Problem 2: Car dealers won't be able to resist the temptation to jack up the price of the vehicles they're selling, to get their own piece of that $4500 pie. They won't be satisfied with just moving more vehicles through their lot. Don't be surprised to hear about salesmen negotiating with the buyer to "split the difference," so the buyer ends up paying $2,250 more than he should for a new car.

Problem 3: Once again, the good people of the United States are getting screwed. Let me explain that one in more detail.

First, it was home prices: those of us who bought houses within our means, who went responsibly through the traditional loan approval process, have seen our home values plummet because of the irresponsible actions of the borrowers, lenders, and investment entities who are really at fault for the current financial crisis.

Then, it was jobs: as the economy tanked and corporate profits fell, over 13 million hard-working Americans lost their jobs, while the executives who were truly responsible for the losses in corporate profits held onto their jobs, fired those 13 million, collected undeserved bonuses for their actions, and did absolutely nothing to relieve the suffering of their former employees. Do you know how many production workers you can keep employed if you replace an overpaid CEO with one who's willing to take a smaller bonus?

Then, it was tax dollars: while no politician has yet had the audacity to raise taxes on us, the politicians have been happily writing checks against our (future) taxes to pay for so-called "bailouts" for private industry: first the banks, and then the automakers.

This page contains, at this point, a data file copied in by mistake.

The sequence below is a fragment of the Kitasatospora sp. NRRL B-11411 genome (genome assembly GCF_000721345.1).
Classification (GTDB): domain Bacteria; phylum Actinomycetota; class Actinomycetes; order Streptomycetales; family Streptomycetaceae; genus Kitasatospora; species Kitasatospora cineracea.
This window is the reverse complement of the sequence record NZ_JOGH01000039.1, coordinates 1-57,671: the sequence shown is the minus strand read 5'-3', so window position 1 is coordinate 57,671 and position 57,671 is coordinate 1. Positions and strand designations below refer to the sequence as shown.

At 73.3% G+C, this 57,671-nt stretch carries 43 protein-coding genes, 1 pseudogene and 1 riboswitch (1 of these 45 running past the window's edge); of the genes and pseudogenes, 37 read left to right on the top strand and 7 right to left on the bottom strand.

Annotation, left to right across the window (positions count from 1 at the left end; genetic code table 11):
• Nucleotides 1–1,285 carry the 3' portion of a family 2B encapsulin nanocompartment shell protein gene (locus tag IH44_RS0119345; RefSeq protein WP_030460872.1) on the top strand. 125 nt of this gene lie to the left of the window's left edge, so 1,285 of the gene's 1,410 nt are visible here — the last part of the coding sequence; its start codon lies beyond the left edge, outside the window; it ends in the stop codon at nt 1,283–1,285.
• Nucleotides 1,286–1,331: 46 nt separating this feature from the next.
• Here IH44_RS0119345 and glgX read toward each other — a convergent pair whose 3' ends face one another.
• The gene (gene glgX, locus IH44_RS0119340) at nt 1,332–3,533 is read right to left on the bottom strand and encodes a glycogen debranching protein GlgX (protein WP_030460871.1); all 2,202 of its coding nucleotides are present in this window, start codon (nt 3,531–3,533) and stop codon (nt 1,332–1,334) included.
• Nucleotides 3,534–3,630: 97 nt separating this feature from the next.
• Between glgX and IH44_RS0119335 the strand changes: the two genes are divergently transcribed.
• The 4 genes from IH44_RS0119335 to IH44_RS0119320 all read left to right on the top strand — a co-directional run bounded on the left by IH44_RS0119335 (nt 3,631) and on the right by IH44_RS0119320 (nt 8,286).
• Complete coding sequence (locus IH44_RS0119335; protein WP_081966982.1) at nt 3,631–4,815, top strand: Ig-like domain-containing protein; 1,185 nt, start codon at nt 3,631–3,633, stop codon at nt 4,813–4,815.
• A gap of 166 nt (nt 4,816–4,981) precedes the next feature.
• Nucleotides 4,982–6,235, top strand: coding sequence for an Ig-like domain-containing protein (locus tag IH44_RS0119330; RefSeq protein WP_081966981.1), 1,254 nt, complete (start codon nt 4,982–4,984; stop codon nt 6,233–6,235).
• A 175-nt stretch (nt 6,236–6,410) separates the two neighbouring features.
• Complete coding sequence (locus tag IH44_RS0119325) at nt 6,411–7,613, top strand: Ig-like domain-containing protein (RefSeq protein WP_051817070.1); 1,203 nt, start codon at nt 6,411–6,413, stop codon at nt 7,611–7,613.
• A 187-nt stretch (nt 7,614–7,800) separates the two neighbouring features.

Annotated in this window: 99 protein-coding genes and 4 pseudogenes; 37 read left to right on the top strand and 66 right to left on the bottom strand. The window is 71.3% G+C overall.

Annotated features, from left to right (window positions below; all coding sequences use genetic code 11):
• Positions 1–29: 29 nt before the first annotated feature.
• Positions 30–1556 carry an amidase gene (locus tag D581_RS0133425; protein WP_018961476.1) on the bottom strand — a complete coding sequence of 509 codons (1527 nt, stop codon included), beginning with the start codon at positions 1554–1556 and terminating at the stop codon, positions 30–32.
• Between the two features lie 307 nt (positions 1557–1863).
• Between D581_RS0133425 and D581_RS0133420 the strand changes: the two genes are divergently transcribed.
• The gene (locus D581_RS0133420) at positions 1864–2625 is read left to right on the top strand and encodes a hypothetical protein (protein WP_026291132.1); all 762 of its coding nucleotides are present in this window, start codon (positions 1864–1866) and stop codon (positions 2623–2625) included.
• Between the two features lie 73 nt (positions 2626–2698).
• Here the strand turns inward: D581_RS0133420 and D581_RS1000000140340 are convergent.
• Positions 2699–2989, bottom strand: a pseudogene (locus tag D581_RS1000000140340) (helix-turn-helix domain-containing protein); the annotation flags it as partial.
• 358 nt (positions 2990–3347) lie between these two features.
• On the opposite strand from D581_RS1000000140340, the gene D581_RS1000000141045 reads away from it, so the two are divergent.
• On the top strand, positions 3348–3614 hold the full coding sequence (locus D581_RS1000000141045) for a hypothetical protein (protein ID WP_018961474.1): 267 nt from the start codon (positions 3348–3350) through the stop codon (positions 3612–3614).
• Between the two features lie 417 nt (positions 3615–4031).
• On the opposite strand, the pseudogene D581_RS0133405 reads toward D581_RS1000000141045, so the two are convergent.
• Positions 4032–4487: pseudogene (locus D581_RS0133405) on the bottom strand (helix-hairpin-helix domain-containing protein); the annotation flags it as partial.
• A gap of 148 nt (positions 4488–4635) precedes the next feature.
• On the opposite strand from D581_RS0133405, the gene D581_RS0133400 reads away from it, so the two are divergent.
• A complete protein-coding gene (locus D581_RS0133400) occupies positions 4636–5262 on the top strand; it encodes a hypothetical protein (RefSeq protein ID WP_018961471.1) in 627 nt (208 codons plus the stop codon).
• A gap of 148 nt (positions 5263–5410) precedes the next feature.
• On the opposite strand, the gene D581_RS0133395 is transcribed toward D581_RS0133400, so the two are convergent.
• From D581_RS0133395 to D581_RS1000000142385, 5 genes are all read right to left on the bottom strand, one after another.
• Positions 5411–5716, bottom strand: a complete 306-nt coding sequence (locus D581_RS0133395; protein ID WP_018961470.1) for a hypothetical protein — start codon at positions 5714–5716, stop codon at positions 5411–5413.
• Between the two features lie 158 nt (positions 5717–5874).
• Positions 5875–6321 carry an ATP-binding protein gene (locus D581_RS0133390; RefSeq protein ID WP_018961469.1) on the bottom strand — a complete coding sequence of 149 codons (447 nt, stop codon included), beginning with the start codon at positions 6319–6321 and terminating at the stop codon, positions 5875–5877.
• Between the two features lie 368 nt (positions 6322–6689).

(You may or may not remember, but when Congress said "no" to the Big Three the first time, General Motors tried to disguise itself as a bank (GMAC, its financing arm) and sneak in the side door, to get a piece of the bank "bailout" funds. Congress finally gave GM and Chrysler some money, but not as much as they wanted.)

Now, it's tax dollars again: this latest move by Congress is another attempt by somebody to give Detroit the rest of the money they wanted. If this plan works the way it's written, then every person who buys a new car under this plan will be shoveling more government money, $1500 to $4500 at a time, to the carmakers.

Hey! That's my money! Don't you go giving it to that Hummer driver! He's got more than enough money to replace that Hummer -- if he really wants to replace it.

Not only that, but: Hey! When are you going to reimburse me for my purchases? While so many other people have been buying trucks, SUVs, Caddys, Lincolns, and muscle cars, I've been driving economy vehicles since 1984! No government entity has ever given me a nickel for my good citizenship. Just like with the mortgages and everything else, the government is punishing good behavior and rewarding bad behavior.

GM is no longer "too big to fail." And Fiat almost gave up on their Chrysler acquisition because of meddling by the feds. I say, let 'em fail. Let the market sort it out. Enough with the government "intervention," already. You're making things worse, not better.

If you are as outraged as I am, please send this article's URL to your friends. Then print this article (yes, on paper) using Internet Explorer, and snail-mail a copy of it to your Senator, Representative and President. Make sure to include a cover letter expressing your outrage, and including your name and address so they know you're serious.